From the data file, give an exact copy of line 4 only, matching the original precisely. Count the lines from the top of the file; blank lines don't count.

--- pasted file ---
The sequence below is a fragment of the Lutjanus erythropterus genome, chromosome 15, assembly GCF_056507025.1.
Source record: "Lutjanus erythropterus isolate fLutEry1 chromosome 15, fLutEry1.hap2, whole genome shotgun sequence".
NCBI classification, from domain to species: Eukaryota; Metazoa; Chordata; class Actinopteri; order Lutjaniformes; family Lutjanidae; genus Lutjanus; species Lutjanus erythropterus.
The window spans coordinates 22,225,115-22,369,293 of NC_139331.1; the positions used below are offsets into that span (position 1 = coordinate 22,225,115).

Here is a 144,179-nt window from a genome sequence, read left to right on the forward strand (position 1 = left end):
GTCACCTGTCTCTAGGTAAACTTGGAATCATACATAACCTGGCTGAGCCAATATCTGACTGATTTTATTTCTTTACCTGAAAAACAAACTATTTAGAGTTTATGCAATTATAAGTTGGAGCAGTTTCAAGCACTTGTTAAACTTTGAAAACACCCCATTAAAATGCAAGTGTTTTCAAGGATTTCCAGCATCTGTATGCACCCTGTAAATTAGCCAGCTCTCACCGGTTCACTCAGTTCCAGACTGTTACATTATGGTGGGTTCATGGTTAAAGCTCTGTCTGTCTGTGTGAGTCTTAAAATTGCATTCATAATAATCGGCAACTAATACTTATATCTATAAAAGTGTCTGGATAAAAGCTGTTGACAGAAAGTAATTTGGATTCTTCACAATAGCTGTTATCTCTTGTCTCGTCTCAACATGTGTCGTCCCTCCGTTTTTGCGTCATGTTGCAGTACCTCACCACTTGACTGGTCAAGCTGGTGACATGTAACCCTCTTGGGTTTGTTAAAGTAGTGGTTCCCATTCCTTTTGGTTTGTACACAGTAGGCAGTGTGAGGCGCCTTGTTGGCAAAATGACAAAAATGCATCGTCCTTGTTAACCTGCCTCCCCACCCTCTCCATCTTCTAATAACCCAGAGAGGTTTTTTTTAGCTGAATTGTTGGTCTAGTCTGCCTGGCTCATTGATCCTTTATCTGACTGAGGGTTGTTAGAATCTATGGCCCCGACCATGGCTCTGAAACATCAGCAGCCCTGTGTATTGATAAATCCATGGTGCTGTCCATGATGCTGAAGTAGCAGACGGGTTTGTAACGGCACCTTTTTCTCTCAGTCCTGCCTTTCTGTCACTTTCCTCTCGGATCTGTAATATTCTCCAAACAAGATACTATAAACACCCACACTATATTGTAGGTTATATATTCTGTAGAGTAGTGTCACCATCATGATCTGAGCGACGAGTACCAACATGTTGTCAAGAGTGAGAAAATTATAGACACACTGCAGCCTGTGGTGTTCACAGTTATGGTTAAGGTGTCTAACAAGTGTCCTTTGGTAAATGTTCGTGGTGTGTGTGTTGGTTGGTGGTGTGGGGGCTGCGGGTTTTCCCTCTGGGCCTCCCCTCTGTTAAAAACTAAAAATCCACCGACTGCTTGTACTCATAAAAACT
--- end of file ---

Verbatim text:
The window spans coordinates 22,225,115-22,369,293 of NC_139331.1; the positions used below are offsets into that span (position 1 = coordinate 22,225,115).